Scooping Language Log

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The Lousy Linguist posted recently (December 8) on how he "scooped" Language Log on two occasions and patted himself on the back for this accomplishment. I understand that Chris was just joshing, but still I was taken aback. Language Log isn't a news service, and we don't propose to get the "stories" out before our "competition"; I object to anything that encourages this way of looking at things. (Even when I worked on a newspaper, I objected to the adolescent competitiveness of scooping — "Nyah, nyah, we got there first".)

We also don't propose to "cover" everything that has to do with language. What gets posted about is mostly a matter of accident — what comes to the notice of the individual Language Loggers, what they have time to write about, and so on. Often, I conclude that other people have written perceptively on some topic (in some other place) and that I have nothing substantial to add. (In some such cases, people have told me that it was my job to report on this material, evaluating it. I have no such job, though I understand that what these people mean is that it's my responsibility, but I reject outright the idea that I have any such responsibility.)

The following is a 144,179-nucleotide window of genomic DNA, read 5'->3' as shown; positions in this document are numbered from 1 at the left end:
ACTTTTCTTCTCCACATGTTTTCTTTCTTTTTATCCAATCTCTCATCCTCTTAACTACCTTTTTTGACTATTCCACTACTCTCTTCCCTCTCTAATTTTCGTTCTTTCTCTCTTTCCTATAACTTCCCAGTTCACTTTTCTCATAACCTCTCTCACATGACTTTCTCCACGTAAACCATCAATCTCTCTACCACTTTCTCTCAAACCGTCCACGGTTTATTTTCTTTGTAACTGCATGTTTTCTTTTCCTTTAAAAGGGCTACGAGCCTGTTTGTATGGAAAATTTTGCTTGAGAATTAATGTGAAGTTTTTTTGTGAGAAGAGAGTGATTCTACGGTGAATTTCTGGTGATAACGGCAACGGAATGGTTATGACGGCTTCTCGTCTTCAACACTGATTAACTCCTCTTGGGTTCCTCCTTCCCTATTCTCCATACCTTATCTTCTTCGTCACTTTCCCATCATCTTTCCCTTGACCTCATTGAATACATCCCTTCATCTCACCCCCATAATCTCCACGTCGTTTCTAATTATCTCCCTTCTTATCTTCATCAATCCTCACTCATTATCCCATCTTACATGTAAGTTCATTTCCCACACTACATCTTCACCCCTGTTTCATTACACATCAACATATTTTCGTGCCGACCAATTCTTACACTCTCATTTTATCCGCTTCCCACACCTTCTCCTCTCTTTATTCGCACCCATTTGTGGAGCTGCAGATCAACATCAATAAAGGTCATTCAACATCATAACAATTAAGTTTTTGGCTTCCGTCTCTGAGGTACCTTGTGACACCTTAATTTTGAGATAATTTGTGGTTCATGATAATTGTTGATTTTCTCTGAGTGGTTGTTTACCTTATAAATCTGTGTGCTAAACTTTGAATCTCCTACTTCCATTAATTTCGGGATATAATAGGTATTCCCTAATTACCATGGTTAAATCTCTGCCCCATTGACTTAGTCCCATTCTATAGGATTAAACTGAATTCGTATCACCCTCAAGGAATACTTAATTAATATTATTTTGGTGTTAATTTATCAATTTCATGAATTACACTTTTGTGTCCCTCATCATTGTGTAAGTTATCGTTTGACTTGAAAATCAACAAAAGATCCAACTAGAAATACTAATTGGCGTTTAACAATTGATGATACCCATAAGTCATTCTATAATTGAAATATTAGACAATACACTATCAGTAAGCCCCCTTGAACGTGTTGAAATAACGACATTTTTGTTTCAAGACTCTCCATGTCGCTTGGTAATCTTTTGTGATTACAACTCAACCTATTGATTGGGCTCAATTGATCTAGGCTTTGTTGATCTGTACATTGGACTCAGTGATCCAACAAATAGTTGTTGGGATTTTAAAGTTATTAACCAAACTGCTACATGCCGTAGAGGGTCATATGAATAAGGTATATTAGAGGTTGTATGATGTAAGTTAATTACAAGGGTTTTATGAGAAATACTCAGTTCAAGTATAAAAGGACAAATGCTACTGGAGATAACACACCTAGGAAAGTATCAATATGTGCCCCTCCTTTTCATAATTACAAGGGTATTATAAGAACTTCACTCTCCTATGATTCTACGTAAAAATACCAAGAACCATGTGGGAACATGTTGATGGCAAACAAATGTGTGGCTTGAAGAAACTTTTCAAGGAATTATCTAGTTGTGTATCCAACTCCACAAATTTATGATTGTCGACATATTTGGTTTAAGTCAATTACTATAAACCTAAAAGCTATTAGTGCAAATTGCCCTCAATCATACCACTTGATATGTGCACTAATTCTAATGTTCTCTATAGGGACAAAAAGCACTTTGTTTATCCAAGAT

The Language Loggers often confer (in our private mailing list) about things we might blog about. Someone offers a link, and then (mostly) no one follows up on it. Several times I've offered up a topic, in an area where I have no special expertise, but no one takes it on. That's life. Several times, we've had a considerable (and often illuminating) exchange on the matter, but then no one posts about it, even when they've said they would (remember that we're all people with Lives Outside of Blogging).

Meanwhile, proto-postings pile up. I'd estimate that I have about 800 partially completed postings, but though I used to keep some inventories of these, there are now so many different inventories in so many different places that I can't keep track of them. And beyond these, I have at least an equal number of newspaper pages, items from magazines, and e-mail messages on things I might (indeed, would like to) post about. So my actual postings are capricious, and people write about that (how could you have failed to write about X? why didn't you following up on Y in your posting? what was the point of this trivial posting?)

When I try to explain technical matters in linguistics, I'm likely to get the opposite responses: this is impossibly technical, it's all "jargon" (why can't you say it in ordinary language?), and so on.

Hard to know how to navigate these shoals.

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